Montana Teen Driver Education and Training Module 6.2 Effects of Alcohol and Other Drugs on the Driving Task. Making Life-Saving Decisions. Drinking, Drugs and Driving. Responsibility and Risk Management Brain – under construction Effects on brain Effects on body
Making Life-Saving Decisions
Responsibility and Risk Management
But all chemicals affect the brain—
that’s why drugs make you feel high, low,
speeded up, slowed down,
or see things that aren’t there.
They all affect your driving.
Shatter the Myths NIDA 2011 Drug Facts - http://teens.drugabuse.gov
Shatter the Myths NIDA 2011 Drug Facts - http://teens.drugabuse.gov
Prefrontal Cortex isresponsible for executive functioning
Prefrontal Cortex still developing beyond age 20
Pink areas indicate brain activity during memory task
Positron emission tomography - PET Scan brain images
Susan Tapert, PhD - Used with permission
In the U.S., about 5,000 people under age 21 die each year from injuries caused by underage drinking, nearly 40 percent (1,900) in car crashes
Research shows that 71 % of people 12-20 haven't had a drink in the past month.
WHISKEY 80 Proof
0.40ounces of ethyl alcohol
0.54ounces of ethyl alcohol
MARGARITA = 88% more alcohol than a shot of whiskey
WINE COOLER = 50% more alcohol than a shot of whiskey
BEER =35% more alcohol than a shot of whiskey
* Centers for Disease Control (CDC)
What would you do?
Concentration of alcohol
in the breath and urine mirrors the concentration in the blood.
Breathalyzers can detect, measure and calculate a person’s blood alcohol concentration (BAC).
The Effect of Food on
Blood Alcohol Concentration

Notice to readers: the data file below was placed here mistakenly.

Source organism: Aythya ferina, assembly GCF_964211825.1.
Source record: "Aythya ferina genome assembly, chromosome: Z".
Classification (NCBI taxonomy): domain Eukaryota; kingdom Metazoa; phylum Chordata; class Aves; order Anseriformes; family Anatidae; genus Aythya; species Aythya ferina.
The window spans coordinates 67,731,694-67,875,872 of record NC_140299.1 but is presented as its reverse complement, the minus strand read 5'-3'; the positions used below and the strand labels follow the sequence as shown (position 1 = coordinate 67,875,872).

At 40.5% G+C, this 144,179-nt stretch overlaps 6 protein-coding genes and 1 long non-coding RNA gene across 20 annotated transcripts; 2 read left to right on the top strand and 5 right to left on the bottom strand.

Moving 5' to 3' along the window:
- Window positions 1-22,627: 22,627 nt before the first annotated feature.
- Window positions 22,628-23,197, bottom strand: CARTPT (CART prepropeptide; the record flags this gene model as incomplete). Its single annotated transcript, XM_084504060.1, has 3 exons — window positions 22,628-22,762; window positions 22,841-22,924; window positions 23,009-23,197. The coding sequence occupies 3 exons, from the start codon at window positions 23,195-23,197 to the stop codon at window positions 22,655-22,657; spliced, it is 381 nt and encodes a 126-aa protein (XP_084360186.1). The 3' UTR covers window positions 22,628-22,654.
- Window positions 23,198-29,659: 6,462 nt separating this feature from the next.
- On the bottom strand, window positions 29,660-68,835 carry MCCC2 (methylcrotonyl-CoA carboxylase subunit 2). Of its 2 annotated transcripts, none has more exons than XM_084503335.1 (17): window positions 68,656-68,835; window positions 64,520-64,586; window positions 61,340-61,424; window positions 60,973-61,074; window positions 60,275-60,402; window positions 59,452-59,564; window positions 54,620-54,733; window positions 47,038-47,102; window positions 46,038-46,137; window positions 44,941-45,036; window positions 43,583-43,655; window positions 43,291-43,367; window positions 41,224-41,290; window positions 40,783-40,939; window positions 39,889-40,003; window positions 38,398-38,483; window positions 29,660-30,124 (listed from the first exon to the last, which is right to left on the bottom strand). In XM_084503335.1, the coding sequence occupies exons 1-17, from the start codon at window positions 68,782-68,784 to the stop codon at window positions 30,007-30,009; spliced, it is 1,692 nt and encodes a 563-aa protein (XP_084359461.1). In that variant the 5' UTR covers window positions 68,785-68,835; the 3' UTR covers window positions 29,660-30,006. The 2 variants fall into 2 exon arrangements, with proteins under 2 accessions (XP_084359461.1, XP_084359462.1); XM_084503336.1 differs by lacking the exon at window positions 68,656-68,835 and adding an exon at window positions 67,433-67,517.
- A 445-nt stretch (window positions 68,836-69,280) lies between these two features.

____BAC after consuming alcohol following an overnight fast
- - - - - - BAC after consuming alcohol immediately after breakfast
If impaired, how would you react when the unexpected happens?
An analysis of Montana fatal vehicle crashes in 2010 revealed that:38% had drugs involved (up from 32% in 2009)33% had alcohol involved (down from 36% in 2009)14% had a mixture of drugs and alcohol involved (same as 2009)
Montana DUI Fatal Crashes
Marijuana is a green, brown, or gray mixture of dried, shredded flowers and leaves of the hemp plant (Cannabis sativa)
Research shows that drivers on marijuana have slower reaction times, impaired judgment, and problems responding to signals and sounds. DUI consequences apply.
National Institutes of Health 2010
Medicines such as codeine and benzodiazepines (sleeping pills, tranquilizers, and anti-anxiety medications) can result in:
How can prescription drugs be harmful when they are prescribed by doctors?
Between 2000 and 2009 there was a 91% increase in the poisoning death rate for 15 – 19 year olds, largely due to prescription drug overdoses.CDC Vital Signs reports
Examples of OTC drugs include
MDMA is chemically similar to stimulants and hallucinogens and can make a person feel energized and generate a sense of well-being.
It can also interfere with the body’s ability to regulate temperature, leading to hyperthermia (increased body temperature) and dehydration which can cause heart and kidney failure.
MDMA can also impair memory and generate depression for several days after taking it.
Commonly known as:
Obsessive compulsive behavior
Open sores on the skin often caused by compulsive scratching
Alcohol is a depressant, or downer, because it reduces brain activity. If you are depressed before you start drinking, alcohol can make you feel worse.
Repeated drug use can reset the brain’s pleasure meter, so that without the drug, you feel hopeless and sad.